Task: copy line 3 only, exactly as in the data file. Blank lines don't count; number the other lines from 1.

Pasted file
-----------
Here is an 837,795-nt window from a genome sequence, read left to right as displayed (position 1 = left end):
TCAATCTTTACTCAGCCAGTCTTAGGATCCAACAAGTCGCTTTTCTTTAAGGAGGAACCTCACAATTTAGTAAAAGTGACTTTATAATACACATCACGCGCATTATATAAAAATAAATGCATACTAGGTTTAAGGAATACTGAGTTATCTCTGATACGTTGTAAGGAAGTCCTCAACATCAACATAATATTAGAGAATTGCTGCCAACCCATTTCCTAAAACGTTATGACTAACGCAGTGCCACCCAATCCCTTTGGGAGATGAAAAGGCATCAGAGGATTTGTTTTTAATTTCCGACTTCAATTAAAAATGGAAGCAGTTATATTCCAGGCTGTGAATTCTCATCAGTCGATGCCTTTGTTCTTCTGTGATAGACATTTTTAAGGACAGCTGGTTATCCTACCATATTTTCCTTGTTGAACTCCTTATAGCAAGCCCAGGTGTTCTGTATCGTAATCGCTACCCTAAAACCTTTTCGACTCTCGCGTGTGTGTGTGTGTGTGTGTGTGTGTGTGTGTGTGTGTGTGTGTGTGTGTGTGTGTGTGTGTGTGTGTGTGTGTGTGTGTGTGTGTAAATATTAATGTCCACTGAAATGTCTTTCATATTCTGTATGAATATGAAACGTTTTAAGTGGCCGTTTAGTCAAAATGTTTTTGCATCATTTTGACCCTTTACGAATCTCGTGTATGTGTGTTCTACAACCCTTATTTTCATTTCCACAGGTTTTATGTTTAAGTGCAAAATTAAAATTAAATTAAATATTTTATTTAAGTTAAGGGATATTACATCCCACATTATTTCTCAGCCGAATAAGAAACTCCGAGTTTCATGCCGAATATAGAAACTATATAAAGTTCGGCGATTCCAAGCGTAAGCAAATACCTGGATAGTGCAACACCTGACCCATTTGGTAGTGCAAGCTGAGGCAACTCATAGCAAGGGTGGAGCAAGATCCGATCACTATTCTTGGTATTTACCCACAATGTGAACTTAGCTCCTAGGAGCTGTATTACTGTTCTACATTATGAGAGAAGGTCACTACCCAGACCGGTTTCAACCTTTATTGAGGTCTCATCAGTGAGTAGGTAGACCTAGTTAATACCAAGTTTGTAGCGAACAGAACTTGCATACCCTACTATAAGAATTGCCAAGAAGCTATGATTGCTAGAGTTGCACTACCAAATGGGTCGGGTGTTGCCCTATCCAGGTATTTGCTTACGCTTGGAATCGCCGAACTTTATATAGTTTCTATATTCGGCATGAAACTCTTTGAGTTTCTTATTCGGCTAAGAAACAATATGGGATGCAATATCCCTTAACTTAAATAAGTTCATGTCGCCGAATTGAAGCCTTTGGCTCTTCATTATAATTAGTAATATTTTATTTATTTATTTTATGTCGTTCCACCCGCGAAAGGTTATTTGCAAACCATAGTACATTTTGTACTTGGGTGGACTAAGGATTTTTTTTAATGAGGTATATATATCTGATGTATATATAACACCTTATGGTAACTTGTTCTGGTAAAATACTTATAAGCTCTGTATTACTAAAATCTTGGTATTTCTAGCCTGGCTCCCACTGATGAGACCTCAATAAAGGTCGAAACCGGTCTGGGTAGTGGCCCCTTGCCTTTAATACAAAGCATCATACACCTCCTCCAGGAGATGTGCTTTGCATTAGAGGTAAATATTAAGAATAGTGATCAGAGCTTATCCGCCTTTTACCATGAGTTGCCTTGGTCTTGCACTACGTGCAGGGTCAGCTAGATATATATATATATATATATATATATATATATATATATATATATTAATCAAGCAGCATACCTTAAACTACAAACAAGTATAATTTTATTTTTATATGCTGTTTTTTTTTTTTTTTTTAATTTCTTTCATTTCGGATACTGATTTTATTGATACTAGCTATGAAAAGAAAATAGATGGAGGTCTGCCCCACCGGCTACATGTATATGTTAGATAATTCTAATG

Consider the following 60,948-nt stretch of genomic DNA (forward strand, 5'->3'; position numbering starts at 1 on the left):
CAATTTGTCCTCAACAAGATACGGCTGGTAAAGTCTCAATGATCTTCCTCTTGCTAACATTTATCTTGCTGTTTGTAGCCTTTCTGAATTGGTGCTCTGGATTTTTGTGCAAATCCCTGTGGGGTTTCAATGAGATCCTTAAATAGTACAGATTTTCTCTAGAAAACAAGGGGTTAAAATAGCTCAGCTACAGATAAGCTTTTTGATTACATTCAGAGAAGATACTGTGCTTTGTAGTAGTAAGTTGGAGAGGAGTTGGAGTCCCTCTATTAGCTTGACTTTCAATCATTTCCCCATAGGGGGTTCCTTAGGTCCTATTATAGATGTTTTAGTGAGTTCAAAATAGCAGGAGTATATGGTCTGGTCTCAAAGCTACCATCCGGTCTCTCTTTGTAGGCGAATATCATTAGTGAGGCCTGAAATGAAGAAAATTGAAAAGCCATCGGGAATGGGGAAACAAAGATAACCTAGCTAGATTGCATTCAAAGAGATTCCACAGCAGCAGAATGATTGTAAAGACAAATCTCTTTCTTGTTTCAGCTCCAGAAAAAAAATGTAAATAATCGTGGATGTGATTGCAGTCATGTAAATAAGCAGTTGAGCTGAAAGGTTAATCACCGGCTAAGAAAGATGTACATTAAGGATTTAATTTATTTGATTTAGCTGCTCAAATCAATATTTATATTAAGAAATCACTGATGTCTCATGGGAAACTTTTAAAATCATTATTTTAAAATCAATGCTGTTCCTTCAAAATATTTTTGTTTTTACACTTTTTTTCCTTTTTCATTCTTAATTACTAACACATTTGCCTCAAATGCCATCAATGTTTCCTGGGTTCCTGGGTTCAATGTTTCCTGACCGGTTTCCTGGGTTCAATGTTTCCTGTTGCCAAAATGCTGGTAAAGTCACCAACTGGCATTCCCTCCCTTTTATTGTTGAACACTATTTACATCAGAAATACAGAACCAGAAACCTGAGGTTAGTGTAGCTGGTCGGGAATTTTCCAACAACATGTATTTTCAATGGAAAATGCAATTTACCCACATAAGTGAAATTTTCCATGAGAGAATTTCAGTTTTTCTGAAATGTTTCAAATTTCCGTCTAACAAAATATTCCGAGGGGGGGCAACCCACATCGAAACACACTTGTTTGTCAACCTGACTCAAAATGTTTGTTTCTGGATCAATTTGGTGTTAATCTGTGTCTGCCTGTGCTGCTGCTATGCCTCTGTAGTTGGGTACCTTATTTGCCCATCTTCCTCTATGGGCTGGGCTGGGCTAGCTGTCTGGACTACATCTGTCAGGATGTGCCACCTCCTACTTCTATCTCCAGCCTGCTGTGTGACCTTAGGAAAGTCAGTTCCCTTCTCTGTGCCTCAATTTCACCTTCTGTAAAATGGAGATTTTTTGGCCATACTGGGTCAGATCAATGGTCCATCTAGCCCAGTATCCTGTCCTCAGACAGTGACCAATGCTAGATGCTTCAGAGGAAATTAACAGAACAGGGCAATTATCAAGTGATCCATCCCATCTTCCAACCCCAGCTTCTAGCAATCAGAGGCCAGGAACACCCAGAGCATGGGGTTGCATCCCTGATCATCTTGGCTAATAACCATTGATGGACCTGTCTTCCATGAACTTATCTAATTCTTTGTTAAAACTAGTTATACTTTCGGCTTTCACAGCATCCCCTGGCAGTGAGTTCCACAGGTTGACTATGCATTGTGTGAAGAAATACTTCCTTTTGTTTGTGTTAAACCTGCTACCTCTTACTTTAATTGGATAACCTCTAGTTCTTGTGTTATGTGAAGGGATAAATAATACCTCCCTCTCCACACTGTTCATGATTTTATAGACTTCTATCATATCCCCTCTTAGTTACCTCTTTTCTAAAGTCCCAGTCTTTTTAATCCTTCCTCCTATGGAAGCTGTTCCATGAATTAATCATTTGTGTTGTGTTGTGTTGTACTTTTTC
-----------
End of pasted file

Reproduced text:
Consider the following 60,948-nt stretch of genomic DNA (forward strand, 5'->3'; position numbering starts at 1 on the left):